Reflecting on what feeds the soul, I decided to start to collect and summarize what I call moments of awe and wonder. As the list has grown I have begun more and more to appreciate the benefit of this idea. I have long believed in the value each day of having a gratitude list. I think there is a positive energy in being grateful that perhaps benefits not only ourselves but others, like sending out positive vibrations into the cosmos. So how to define moments of awe and wonder? Personally they are events that defy my sense of logic or practicality. Moments where I see a glimpse into the mystery that is so much vaster than my individual experience; often they are things that I can’t explain; sometimes they just leave me with a sense of wonder; occasionally they reshape my worldview and create an opportunity for growth and even cause me to revise my concept and place in the universe. I cannot explain it but I can relate to it as James Hollis once wrote, “The dynamic incarnation of the soul through the image manifests this energy.”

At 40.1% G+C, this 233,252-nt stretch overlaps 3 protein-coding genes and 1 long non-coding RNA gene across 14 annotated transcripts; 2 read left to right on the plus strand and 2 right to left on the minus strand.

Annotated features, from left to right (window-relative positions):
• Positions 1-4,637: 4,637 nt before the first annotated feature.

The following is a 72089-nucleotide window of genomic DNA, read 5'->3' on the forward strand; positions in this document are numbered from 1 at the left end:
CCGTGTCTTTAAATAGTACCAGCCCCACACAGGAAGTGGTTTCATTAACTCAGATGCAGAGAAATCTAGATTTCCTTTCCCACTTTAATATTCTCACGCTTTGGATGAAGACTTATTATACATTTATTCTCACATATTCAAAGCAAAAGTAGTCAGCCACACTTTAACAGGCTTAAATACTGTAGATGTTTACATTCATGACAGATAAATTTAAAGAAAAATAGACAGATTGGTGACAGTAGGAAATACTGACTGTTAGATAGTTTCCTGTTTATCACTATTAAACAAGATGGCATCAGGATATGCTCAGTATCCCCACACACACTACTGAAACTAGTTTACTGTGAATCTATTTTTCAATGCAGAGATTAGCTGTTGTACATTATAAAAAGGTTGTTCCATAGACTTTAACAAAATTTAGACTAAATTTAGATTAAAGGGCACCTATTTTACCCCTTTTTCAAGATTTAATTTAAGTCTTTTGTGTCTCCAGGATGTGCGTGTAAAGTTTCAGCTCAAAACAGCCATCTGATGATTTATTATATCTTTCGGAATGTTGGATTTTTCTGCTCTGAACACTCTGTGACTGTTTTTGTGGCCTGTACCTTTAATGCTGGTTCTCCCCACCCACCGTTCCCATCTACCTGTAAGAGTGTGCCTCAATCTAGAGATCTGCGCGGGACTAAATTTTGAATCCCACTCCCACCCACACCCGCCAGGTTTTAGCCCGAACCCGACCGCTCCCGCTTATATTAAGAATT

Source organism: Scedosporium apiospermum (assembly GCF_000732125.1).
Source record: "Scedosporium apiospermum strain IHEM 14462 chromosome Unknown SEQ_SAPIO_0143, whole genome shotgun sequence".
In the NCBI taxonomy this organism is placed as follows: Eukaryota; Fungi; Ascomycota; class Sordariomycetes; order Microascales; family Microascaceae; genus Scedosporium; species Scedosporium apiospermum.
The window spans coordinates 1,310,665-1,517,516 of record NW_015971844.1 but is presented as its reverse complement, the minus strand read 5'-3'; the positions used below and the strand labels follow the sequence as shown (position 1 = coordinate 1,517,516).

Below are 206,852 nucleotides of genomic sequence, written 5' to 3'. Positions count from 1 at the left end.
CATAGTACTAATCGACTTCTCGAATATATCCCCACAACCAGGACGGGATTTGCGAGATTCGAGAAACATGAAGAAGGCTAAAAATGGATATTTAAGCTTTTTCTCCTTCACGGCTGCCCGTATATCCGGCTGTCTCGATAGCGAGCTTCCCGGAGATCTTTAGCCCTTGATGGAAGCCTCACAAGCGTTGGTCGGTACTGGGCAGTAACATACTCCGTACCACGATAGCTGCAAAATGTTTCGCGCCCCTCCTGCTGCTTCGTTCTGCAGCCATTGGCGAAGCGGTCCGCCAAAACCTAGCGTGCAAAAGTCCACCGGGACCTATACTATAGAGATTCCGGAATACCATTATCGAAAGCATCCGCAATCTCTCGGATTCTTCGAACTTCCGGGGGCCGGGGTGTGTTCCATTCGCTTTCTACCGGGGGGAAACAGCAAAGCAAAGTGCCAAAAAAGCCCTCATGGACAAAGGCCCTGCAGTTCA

For example once I was driving up the road to Mammoth Mountain Lodge in the Sierra Nevada and I noticed what felt like an electric shock that was so noticeable that I pulled over beside the road and stopped. I sat and allowed my mind to relax sensing that something significant had just occurred. I had just passed a sign for a tourist attraction –an earthquake fault -– and I decided that I was being prompted to take the sidetrack. When I arrived at the parking area I found a distraught couple of Japanese Tourists who had locked their keys in their car and were stranded. I offered to drive them to the nearest gas station. I have always believed that somehow the shock and their predicament were connected. I don’t have to know how or why, that can remain a mystery.